That in itself is amazing, considering Velasquez is currently having difficulty standing upright any longer than 10 minutes because of pain in his lower body.
Win or lose at UFC 207, Velasquez (14-2) is scheduled to undergo back surgery Jan. 4, five days after the fight. The procedure will be similar to one Velasquez underwent in February.
Velasquez, 34, is experiencing pain in his right leg because of pressure on his sciatic nerve caused by bone spurs. Earlier this year, pain in his left leg forced him out of a scheduled title fight at UFC 196.
"It's an achy pain that goes down your leg, and it gets to a point where if you're standing for 10 minutes, you have to sit down," Velasquez told ESPN.com. "If you're going out for a while, a half-hour, you know it's going to be pretty painful. You have to sit down and take the compression off your back.
"The surgery is basically shaving off some bone to make room for my sciatic nerve. After the last surgery, the doctor said I might be pain-free forever, but knowing how I train and what I do as a fighter, the pain could come back. I didn't really know how long I was going to feel good. It ended up being about a year."
Velasquez, who fights out of San Jose, California, said the pain returned shortly after he started training camp for the Werdum fight.
Velasquez has been forced to pull out of fights multiple times. The option of doing so again was discussed, but ultimately he and his team found a different solution: Cannabidiol (CBD).
Velasquez first used CBD, a compound found in cannabis, before surgery this year and saw good results. When the pain resurfaced, Velasquez turned to a CBD oral spray, and it's aided him through camp.
"It's the only thing that allows me to still train, and I'm not taking a harmful painkiller into my body that I'll later become addicted to," Velasquez said. "I don't know how everyone is going to feel about me saying this, but this is just one of the hard facts we as fighters have to go through. In the past, in the NFL, players have gotten addicted to painkillers. I don't want to be an addict of some sort."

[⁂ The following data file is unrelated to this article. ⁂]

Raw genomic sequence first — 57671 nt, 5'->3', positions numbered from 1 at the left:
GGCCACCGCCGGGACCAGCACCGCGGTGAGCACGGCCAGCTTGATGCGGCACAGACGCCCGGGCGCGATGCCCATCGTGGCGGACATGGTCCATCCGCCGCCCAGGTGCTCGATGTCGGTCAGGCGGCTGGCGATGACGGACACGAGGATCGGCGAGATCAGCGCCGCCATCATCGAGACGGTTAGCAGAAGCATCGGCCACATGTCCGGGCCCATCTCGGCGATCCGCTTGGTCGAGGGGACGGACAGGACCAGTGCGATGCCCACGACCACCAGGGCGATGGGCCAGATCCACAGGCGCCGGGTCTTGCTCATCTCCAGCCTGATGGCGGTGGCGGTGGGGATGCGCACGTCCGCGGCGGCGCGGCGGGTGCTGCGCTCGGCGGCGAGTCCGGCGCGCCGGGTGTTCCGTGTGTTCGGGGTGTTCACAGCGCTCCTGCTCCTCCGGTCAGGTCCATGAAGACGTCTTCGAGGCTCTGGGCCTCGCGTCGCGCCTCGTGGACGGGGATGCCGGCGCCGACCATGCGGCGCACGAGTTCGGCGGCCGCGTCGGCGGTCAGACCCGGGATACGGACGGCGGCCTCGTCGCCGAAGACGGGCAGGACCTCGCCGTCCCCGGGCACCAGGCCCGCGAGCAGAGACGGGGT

CBD is not a banned substance under the UFC's anti-doping program during out-of-competition testing. Velasquez said he plans to discontinue use at least one week before the fight, in order to stay in compliance with the program. He also plans on receiving a cortisone shot to help with any pain.
The in-competition window is six hours before weigh-ins through six hours after the fight.
When asked what effect these symptoms might have on the outcome of the fight, Velasquez adamantly said he has been able to prepare at a high level. It's a big fight in his career. Werdum defeated Velasquez via submission in a June 2015 title fight.
"As far as preparation, I've done everything," Velasquez said. "I've sparred, wrestled. I'm not missing workouts at all. I've done my conditioning -- everything. I feel great going into this.
"This fight is about getting revenge, and that's why I like it. It's a fight I asked for, and it's a fight I really wanted."
According to Velasquez, the post-UFC 207 procedure will mark the eighth overall surgery of his professional career.
That number has a lot to do with Velasquez's decision last month to publicly align himself with the Mixed Martial Arts Athletes Association (MMAAA), a newly formed fighters' advocates group that also includes Georges St-Pierre, Tim Kennedy, TJ Dillashaw and Donald Cerrone. Velasquez is especially interested in securing long-term health care for retired athletes.
"I could see the changes not happening until after I retire," Velasquez said. "But for me, as long as I'm doing something about it. It's something I really believe in."